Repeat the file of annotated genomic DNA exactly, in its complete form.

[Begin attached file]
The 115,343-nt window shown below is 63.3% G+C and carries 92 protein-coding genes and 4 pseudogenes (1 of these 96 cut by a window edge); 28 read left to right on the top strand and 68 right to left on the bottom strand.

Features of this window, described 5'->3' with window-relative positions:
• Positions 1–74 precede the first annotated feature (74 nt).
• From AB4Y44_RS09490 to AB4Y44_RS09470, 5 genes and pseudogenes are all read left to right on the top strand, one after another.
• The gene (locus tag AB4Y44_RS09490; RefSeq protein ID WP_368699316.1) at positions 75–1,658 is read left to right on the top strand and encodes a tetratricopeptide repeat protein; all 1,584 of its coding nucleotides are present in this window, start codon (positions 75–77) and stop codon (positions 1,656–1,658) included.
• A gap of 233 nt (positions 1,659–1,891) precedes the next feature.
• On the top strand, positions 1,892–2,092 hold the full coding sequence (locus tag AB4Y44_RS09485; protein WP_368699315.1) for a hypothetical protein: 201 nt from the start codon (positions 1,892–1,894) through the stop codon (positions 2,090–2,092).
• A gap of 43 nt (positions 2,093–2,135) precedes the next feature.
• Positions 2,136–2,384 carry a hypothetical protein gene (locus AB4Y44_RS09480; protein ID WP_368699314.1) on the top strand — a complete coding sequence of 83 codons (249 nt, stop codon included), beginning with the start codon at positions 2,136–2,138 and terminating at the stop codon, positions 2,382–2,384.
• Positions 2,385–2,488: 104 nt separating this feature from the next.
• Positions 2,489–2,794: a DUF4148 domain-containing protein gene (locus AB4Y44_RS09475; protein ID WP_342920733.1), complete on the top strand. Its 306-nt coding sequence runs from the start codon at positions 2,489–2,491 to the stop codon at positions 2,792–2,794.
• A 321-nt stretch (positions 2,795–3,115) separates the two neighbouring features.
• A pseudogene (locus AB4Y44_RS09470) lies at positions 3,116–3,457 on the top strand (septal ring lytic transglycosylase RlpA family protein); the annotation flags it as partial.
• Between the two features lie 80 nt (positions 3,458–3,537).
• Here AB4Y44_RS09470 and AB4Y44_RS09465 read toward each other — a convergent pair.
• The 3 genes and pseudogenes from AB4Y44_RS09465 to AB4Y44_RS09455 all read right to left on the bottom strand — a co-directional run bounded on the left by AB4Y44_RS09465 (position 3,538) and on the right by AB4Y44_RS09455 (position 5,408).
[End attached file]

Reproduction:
The 115,343-nt window shown below is 63.3% G+C and carries 92 protein-coding genes and 4 pseudogenes (1 of these 96 cut by a window edge); 28 read left to right on the top strand and 68 right to left on the bottom strand.

Features of this window, described 5'->3' with window-relative positions:
• Positions 1–74 precede the first annotated feature (74 nt).
• From AB4Y44_RS09490 to AB4Y44_RS09470, 5 genes and pseudogenes are all read left to right on the top strand, one after another.
• The gene (locus tag AB4Y44_RS09490; RefSeq protein ID WP_368699316.1) at positions 75–1,658 is read left to right on the top strand and encodes a tetratricopeptide repeat protein; all 1,584 of its coding nucleotides are present in this window, start codon (positions 75–77) and stop codon (positions 1,656–1,658) included.
• A gap of 233 nt (positions 1,659–1,891) precedes the next feature.
• On the top strand, positions 1,892–2,092 hold the full coding sequence (locus tag AB4Y44_RS09485; protein WP_368699315.1) for a hypothetical protein: 201 nt from the start codon (positions 1,892–1,894) through the stop codon (positions 2,090–2,092).
• A gap of 43 nt (positions 2,093–2,135) precedes the next feature.
• Positions 2,136–2,384 carry a hypothetical protein gene (locus AB4Y44_RS09480; protein ID WP_368699314.1) on the top strand — a complete coding sequence of 83 codons (249 nt, stop codon included), beginning with the start codon at positions 2,136–2,138 and terminating at the stop codon, positions 2,382–2,384.
• Positions 2,385–2,488: 104 nt separating this feature from the next.
• Positions 2,489–2,794: a DUF4148 domain-containing protein gene (locus AB4Y44_RS09475; protein ID WP_342920733.1), complete on the top strand. Its 306-nt coding sequence runs from the start codon at positions 2,489–2,491 to the stop codon at positions 2,792–2,794.
• A 321-nt stretch (positions 2,795–3,115) separates the two neighbouring features.
• A pseudogene (locus AB4Y44_RS09470) lies at positions 3,116–3,457 on the top strand (septal ring lytic transglycosylase RlpA family protein); the annotation flags it as partial.
• Between the two features lie 80 nt (positions 3,458–3,537).
• Here AB4Y44_RS09470 and AB4Y44_RS09465 read toward each other — a convergent pair.
• The 3 genes and pseudogenes from AB4Y44_RS09465 to AB4Y44_RS09455 all read right to left on the bottom strand — a co-directional run bounded on the left by AB4Y44_RS09465 (position 3,538) and on the right by AB4Y44_RS09455 (position 5,408).